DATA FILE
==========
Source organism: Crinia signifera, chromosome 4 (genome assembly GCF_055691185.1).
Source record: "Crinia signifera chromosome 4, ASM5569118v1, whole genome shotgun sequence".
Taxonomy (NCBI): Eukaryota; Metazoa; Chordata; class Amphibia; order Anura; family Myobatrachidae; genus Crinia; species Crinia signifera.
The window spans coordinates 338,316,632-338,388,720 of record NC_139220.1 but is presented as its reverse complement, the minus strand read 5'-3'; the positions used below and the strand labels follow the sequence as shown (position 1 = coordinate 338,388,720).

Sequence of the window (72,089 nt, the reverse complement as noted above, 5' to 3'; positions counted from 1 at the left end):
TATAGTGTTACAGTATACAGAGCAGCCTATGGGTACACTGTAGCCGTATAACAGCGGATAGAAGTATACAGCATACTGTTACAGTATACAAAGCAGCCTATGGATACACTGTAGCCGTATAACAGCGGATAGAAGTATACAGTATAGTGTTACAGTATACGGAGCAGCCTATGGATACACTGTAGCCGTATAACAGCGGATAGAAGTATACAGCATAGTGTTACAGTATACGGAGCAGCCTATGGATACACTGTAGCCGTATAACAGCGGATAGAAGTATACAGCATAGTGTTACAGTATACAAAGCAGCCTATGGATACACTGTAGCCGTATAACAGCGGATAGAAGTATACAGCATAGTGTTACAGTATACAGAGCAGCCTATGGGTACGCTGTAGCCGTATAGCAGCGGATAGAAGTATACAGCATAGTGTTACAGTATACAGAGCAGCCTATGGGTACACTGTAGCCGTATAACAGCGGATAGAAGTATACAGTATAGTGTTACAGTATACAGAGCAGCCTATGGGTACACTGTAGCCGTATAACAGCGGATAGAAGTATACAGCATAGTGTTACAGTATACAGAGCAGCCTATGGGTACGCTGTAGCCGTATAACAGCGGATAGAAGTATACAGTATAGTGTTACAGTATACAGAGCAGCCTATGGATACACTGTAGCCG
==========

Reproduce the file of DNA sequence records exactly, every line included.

Source organism: Crinia signifera, chromosome 4 (genome assembly GCF_055691185.1).
Source record: "Crinia signifera chromosome 4, ASM5569118v1, whole genome shotgun sequence".
Taxonomy (NCBI): Eukaryota; Metazoa; Chordata; class Amphibia; order Anura; family Myobatrachidae; genus Crinia; species Crinia signifera.
The window spans coordinates 338,316,632-338,388,720 of record NC_139220.1 but is presented as its reverse complement, the minus strand read 5'-3'; the positions used below and the strand labels follow the sequence as shown (position 1 = coordinate 338,388,720).

Sequence of the window (72,089 nt, the reverse complement as noted above, 5' to 3'; positions counted from 1 at the left end):
TATAGTGTTACAGTATACAGAGCAGCCTATGGGTACACTGTAGCCGTATAACAGCGGATAGAAGTATACAGCATACTGTTACAGTATACAAAGCAGCCTATGGATACACTGTAGCCGTATAACAGCGGATAGAAGTATACAGTATAGTGTTACAGTATACGGAGCAGCCTATGGATACACTGTAGCCGTATAACAGCGGATAGAAGTATACAGCATAGTGTTACAGTATACGGAGCAGCCTATGGATACACTGTAGCCGTATAACAGCGGATAGAAGTATACAGCATAGTGTTACAGTATACAAAGCAGCCTATGGATACACTGTAGCCGTATAACAGCGGATAGAAGTATACAGCATAGTGTTACAGTATACAGAGCAGCCTATGGGTACGCTGTAGCCGTATAGCAGCGGATAGAAGTATACAGCATAGTGTTACAGTATACAGAGCAGCCTATGGGTACACTGTAGCCGTATAACAGCGGATAGAAGTATACAGTATAGTGTTACAGTATACAGAGCAGCCTATGGGTACACTGTAGCCGTATAACAGCGGATAGAAGTATACAGCATAGTGTTACAGTATACAGAGCAGCCTATGGGTACGCTGTAGCCGTATAACAGCGGATAGAAGTATACAGTATAGTGTTACAGTATACAGAGCAGCCTATGGATACACTGTAGCCG